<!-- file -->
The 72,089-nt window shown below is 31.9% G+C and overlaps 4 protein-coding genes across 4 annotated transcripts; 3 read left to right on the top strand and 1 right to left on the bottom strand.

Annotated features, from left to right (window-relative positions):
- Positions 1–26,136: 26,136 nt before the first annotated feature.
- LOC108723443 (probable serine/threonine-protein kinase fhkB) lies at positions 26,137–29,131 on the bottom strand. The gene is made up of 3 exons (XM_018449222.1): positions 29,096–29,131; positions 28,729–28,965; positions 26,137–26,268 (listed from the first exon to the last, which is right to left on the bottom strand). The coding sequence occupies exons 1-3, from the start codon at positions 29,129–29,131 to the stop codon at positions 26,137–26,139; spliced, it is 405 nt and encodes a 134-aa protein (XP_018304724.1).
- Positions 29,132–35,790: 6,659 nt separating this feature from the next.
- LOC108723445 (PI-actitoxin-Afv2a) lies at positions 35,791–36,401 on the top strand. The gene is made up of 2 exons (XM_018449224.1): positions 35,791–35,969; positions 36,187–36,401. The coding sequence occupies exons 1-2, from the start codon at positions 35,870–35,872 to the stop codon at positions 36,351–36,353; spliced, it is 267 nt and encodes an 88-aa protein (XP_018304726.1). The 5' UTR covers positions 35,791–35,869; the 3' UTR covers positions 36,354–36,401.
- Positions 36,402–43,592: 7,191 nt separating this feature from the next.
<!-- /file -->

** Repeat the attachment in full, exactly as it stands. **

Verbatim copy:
The 72,089-nt window shown below is 31.9% G+C and overlaps 4 protein-coding genes across 4 annotated transcripts; 3 read left to right on the top strand and 1 right to left on the bottom strand.

Annotated features, from left to right (window-relative positions):
- Positions 1–26,136: 26,136 nt before the first annotated feature.
- LOC108723443 (probable serine/threonine-protein kinase fhkB) lies at positions 26,137–29,131 on the bottom strand. The gene is made up of 3 exons (XM_018449222.1): positions 29,096–29,131; positions 28,729–28,965; positions 26,137–26,268 (listed from the first exon to the last, which is right to left on the bottom strand). The coding sequence occupies exons 1-3, from the start codon at positions 29,129–29,131 to the stop codon at positions 26,137–26,139; spliced, it is 405 nt and encodes a 134-aa protein (XP_018304724.1).
- Positions 29,132–35,790: 6,659 nt separating this feature from the next.
- LOC108723445 (PI-actitoxin-Afv2a) lies at positions 35,791–36,401 on the top strand. The gene is made up of 2 exons (XM_018449224.1): positions 35,791–35,969; positions 36,187–36,401. The coding sequence occupies exons 1-2, from the start codon at positions 35,870–35,872 to the stop codon at positions 36,351–36,353; spliced, it is 267 nt and encodes an 88-aa protein (XP_018304726.1). The 5' UTR covers positions 35,791–35,869; the 3' UTR covers positions 36,354–36,401.
- Positions 36,402–43,592: 7,191 nt separating this feature from the next.